The Fairfield man killed in an accident related to this past week’s catastrophic storm is being remembered by friends and colleagues as a dedicated mental health provider who worked to help homeless people in the region.

William Tanner of Fairfield, a case manager at the Mid-Maine Homeless Shelter in Waterville, was killed earlier this week in a storm-related accident. Photo courtesy of Mid-Maine Homeless Shelter

Dr. William Tanner, known as Bill, was fondly remembered by his loved ones for serving the Mid-Maine Homeless Shelter in Waterville for eight years. As a case manager, Tanner worked closely with those at the shelter and provided the help they needed.

“He was a tireless advocate for folks to enter recovery,” said David Sovetsky, the program director of the Mid-Maine Homeless Shelter, who has served in his role for almost seven years and hired Tanner in 2016. Sovetsky said Tanner helped countless people deal with addiction and enter recovery programs.

Tanner, 77, was killed earlier this week during the devastating storm on Monday. He was trying to move a tree with his tractor when he was struck by the tree. The storm dumped several inches of rain in the state and left many without power for days.

“It’s an incredible loss to the recovery community overall,” Sovetsky said.

As his former student at the University of Maine in Augusta, Sovetsky recalls Tanner being very forthright and headstrong in his thoughts.


“He would tell you exactly what he saw and would lay things out the way it is,” Sovetsky said.

The shelter took to Facebook to pay tribute to the late doctor, and those worked with him closely offered their condolences.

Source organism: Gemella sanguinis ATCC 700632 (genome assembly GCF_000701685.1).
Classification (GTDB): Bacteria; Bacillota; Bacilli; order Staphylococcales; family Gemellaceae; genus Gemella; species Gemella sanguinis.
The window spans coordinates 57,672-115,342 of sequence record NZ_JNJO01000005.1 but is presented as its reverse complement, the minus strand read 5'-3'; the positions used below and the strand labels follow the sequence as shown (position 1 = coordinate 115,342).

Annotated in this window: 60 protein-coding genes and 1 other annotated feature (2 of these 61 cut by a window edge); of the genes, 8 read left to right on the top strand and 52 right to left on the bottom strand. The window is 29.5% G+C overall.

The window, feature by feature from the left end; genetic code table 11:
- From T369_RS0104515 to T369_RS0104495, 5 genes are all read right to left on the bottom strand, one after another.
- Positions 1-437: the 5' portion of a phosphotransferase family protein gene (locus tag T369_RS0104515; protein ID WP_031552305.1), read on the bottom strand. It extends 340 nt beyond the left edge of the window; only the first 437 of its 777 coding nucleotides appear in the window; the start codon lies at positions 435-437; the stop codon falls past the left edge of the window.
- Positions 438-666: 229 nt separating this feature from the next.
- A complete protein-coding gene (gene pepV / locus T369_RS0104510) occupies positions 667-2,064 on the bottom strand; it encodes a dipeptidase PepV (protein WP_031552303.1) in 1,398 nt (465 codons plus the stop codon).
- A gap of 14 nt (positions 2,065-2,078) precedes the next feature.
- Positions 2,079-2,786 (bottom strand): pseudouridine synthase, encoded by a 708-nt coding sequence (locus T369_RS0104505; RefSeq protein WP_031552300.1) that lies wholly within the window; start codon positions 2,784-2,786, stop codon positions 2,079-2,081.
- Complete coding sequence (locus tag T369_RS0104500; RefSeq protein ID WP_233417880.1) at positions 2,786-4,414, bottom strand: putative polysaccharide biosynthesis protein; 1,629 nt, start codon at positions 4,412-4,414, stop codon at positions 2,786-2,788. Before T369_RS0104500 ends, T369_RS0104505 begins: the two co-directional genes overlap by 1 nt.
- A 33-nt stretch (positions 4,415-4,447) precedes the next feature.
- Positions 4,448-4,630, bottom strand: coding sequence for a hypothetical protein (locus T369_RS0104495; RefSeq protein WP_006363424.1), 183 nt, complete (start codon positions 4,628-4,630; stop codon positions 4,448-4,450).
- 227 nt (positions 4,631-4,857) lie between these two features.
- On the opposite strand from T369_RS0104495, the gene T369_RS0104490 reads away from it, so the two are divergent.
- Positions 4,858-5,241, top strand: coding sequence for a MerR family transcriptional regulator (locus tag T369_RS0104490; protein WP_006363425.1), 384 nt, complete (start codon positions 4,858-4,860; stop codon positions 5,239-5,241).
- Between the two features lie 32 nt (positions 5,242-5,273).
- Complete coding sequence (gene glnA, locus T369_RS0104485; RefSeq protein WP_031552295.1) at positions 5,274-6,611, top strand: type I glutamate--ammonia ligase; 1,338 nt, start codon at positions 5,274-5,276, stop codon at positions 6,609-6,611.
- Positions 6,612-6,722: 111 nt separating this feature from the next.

“It was such a pleasure Bill, I learned so much from you and all you had to offer,” one user wrote. “It was a pleasure working with and getting to know you,” another added.

At the shelter, people remember Tanner as someone who was fun-loving and kind, they said.

“When this man believed in you, he went all out for you,” said Lisa Wescott. “You don’t find people like that anymore.”

Wescott, who knew Tanner for over six years, recalls how he saved her life from an abusive marriage. Tanner helped her formalize her divorce and get a permanent protection from abuse order against her ex-husband.


“He was the first man that listened to me when nobody else did,” she said. “The man literally saved my life.”

Tanner also helped Wescott keep her apartment during the pandemic and served as her lawyer. He would, Wescott said, always look after people dealing with mental health issues and help them out in whatever capacity he could, Wescott said.

Tanner spent his time at the shelter helping those with addiction get into recovery programs. He would often offer to drive them to Alcoholics Anonymous meetings, Sovetsky said, and arrange a meeting for those who needed it.

“There was nothing this man couldn’t do,” Wescott said.

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